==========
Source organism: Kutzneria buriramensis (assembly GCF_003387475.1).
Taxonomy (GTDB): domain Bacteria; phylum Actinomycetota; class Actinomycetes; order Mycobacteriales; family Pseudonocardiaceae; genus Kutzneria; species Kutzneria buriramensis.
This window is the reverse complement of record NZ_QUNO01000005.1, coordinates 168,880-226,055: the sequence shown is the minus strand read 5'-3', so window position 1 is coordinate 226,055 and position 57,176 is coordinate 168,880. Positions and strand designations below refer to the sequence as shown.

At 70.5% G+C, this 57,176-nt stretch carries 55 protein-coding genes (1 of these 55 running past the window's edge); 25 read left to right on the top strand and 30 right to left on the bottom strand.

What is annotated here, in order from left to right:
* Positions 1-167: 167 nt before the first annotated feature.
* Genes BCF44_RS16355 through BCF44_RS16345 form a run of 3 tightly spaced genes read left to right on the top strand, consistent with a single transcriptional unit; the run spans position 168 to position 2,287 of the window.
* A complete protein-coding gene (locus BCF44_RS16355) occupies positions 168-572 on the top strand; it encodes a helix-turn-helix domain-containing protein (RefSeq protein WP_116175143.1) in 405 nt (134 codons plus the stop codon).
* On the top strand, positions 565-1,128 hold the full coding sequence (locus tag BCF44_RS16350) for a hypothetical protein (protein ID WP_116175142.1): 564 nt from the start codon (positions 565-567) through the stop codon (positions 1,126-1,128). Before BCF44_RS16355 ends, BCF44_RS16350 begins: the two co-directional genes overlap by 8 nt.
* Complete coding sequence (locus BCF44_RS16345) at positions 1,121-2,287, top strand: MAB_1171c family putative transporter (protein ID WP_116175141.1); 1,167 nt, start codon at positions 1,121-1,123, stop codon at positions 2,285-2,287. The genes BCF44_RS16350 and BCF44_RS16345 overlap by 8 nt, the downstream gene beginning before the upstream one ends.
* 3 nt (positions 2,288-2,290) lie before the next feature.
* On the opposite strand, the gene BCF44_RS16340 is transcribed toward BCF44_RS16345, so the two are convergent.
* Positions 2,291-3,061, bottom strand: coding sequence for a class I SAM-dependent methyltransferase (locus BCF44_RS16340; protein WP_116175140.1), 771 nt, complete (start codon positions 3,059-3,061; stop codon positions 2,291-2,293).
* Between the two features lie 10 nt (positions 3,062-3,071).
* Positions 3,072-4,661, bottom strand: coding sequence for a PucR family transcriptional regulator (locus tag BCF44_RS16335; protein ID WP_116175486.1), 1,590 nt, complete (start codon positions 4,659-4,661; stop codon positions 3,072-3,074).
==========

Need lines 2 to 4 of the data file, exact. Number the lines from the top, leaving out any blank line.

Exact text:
Taxonomy (GTDB): domain Bacteria; phylum Actinomycetota; class Actinomycetes; order Mycobacteriales; family Pseudonocardiaceae; genus Kutzneria; species Kutzneria buriramensis.
This window is the reverse complement of record NZ_QUNO01000005.1, coordinates 168,880-226,055: the sequence shown is the minus strand read 5'-3', so window position 1 is coordinate 226,055 and position 57,176 is coordinate 168,880. Positions and strand designations below refer to the sequence as shown.

At 70.5% G+C, this 57,176-nt stretch carries 55 protein-coding genes (1 of these 55 running past the window's edge); 25 read left to right on the top strand and 30 right to left on the bottom strand.